It took until nearly 5 p.m. for Roland Garros to announce Wednesday was officially washed out.
It felt like a foregone conclusion, given the forecast. But if you can squeeze two hours in, you’ve fulfilled your commitment to the ticket holders.
They will be contacted by email for refunds.
If you bought a premium package (where they feed and water you) and you didn’t buy “premium insurance”, you only get the ticket refunded.
On the plus side, fans left waterlogged by the day can not only get their refund, they also can come Thursday and get grounds-pass access.
The French Open, which begins in less than a month, will be so new-and-improved it could be a shock.
In addition to the charming new “greenhouse” court, Simonne-Mathieu, the revamping of venerable Court Philippe-Chatrier looks amazing. There will be a retractable roof for 2020.
Click here for a rapid-fire view of the progress.
If you’re still thinking of tickets, the first four days are already sold out. And the rest of the first week looks …
darn expensive because the grounds passes and Simonne-Mathieu tix are gone.
The “last-minute ticket sale” opens May 7 at 10 a.m., Paris time.
Official entry lists for Grand Slams usually start with full rosters.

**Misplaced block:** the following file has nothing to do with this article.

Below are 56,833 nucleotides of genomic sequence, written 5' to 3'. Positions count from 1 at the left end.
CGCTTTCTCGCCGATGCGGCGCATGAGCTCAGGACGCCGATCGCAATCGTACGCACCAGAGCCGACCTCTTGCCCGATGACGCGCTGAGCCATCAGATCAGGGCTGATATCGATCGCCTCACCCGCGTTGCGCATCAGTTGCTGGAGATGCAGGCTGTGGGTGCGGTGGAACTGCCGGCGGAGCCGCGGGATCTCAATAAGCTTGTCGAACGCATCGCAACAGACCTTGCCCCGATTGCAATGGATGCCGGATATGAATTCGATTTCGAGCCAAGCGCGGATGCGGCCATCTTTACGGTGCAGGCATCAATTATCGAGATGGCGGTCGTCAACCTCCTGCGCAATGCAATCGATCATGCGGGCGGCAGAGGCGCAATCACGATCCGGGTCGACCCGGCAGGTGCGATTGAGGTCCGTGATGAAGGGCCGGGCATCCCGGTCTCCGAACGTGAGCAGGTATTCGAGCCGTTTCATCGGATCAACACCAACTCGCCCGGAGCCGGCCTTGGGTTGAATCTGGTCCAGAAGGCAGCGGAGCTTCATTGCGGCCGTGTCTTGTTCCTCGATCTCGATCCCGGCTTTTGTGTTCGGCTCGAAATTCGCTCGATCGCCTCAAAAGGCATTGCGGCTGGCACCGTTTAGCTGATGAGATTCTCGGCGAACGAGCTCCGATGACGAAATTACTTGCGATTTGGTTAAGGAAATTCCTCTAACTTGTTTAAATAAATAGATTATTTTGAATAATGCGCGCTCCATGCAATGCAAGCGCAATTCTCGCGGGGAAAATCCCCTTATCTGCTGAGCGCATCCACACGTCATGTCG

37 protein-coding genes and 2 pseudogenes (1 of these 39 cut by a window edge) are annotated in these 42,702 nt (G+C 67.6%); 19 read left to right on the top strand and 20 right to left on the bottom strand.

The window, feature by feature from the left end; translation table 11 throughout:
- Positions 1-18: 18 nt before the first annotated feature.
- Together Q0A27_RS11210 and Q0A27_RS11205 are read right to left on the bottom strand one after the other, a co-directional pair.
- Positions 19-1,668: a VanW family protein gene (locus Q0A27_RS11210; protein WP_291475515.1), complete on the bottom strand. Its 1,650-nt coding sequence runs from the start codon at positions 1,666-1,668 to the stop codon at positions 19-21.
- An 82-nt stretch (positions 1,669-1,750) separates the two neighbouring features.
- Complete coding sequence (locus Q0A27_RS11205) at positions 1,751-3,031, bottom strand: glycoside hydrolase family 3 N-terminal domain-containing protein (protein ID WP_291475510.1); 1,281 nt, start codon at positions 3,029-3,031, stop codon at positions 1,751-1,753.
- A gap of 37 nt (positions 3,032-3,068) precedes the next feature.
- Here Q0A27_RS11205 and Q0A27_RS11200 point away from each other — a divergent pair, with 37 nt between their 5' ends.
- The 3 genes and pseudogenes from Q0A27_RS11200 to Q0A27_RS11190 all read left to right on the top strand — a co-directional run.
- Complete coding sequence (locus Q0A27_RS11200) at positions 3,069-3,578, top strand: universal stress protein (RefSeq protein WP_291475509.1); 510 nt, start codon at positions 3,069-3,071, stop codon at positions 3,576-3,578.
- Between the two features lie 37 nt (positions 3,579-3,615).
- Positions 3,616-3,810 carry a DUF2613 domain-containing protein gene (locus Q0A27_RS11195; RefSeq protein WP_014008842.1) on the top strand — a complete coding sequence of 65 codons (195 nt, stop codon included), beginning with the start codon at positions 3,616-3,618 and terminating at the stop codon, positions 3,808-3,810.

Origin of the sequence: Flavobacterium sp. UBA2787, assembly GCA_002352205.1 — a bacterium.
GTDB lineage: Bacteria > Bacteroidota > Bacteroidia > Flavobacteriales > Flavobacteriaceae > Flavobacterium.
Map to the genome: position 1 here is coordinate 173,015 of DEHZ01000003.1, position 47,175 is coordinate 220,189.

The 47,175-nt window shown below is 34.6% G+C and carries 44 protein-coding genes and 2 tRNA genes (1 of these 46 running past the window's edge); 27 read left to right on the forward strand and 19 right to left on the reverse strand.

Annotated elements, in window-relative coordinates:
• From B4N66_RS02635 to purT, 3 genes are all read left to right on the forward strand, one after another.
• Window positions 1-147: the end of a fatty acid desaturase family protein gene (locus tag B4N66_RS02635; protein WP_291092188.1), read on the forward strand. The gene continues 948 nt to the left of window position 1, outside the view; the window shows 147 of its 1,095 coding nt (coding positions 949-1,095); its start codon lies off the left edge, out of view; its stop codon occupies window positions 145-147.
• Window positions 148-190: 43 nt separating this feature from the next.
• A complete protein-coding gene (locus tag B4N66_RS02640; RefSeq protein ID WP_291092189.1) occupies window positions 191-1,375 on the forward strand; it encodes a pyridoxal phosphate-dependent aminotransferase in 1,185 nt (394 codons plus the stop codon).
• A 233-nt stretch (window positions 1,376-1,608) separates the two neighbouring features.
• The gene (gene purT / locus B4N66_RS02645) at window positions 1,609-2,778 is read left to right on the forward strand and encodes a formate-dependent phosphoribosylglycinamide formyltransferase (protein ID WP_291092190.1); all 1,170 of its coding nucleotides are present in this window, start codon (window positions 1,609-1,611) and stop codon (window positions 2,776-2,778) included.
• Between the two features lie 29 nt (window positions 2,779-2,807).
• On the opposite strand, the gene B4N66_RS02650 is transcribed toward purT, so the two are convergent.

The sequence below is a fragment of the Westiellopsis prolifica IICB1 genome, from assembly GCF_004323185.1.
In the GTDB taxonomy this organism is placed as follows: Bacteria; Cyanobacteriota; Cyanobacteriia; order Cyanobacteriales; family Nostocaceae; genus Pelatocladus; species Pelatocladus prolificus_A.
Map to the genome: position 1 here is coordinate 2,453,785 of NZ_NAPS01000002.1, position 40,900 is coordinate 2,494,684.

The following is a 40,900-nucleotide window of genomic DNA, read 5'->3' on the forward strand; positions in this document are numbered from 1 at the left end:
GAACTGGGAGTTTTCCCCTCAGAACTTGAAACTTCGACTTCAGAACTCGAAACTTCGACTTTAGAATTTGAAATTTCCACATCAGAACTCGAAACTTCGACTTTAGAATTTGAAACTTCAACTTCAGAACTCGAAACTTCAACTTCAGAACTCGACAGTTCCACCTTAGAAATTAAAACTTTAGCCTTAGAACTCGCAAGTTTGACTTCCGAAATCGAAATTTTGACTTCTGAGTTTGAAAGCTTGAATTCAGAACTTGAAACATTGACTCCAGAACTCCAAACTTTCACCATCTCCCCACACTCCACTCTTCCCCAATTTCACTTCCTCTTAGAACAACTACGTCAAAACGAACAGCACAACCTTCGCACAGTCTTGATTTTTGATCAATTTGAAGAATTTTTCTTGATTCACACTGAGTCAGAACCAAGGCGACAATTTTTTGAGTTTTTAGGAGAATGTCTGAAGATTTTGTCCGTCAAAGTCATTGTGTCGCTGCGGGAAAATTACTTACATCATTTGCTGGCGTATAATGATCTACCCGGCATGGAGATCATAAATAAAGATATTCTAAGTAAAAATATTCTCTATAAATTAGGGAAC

Everyone wants to play them, and even first-round loser’s money is great.
And so the top 100 men are signed on for Roland Garros, which starts in a little over a month.
With four special rankings (No. 34 Tsonga, No. 85 Kovalik, No. 88 Tipsarevic and No. 95 Stebe), the initial cutoff is exactly 100.
For the women, with 108 spots, the initial cutoff is No. 107. Shelby Rogers is the only protected ranking at No. 81.
But with automatic entry, even players like Ekaterina Makarova (absent since February), are on the list.
The tickets for the French Open aren’t as tough to get as those for Wimbledon.
But you have to be nimble on the keyboard.
For the general public, they go on sale next Wednesday at 10 a.m. Paris time.
The tournament has a web page with some handy tips (it recommends using an actual computer over a phone or tablet during peak periods).
For opening day (Sunday, May 26),
grounds passes go for €32 ($36US). For Court Suzanne-Lenglen and the “new” Court 1 – Court Simonne-Mathieu, they start at €55 ($62) and for the main court. For the revamped Philippe-Chatrier, at €65 ($73).
After a two-month break in the modernization of the French Open site during the tournament, work has begun again.
The demolition of basically 80 per cent of the center court, Court Philippe-Chatrier, began with
the removal of some 15,000 green plastic seats (what are they even doing with them?)
Next year, the seating in the main stadium (and the new No. 1 Court, Simonne-Mathieu) will match the new seating at Court Suzanne Lenglen and be made of chestnut wood.
It should be noted that some players found the new, paler seating rather challenging to adjust to visually.
The new, roofed Court Philippe-Chatrier is still a few years away.
But there will be
significant changes on the site for this year’s French Open.
The seats on Court Suzanne-Lenglen – all 10,068 of them – are being switched out from the old grey and green to … wood.
any wood, of course. The new seating will be built with Vosges wood by the French company Delagrave.
Also: a new, sunken court with a capacity of 2,200 will replace old Court 18, which was the court furthest away from the hub of stadium court and had very limited seating.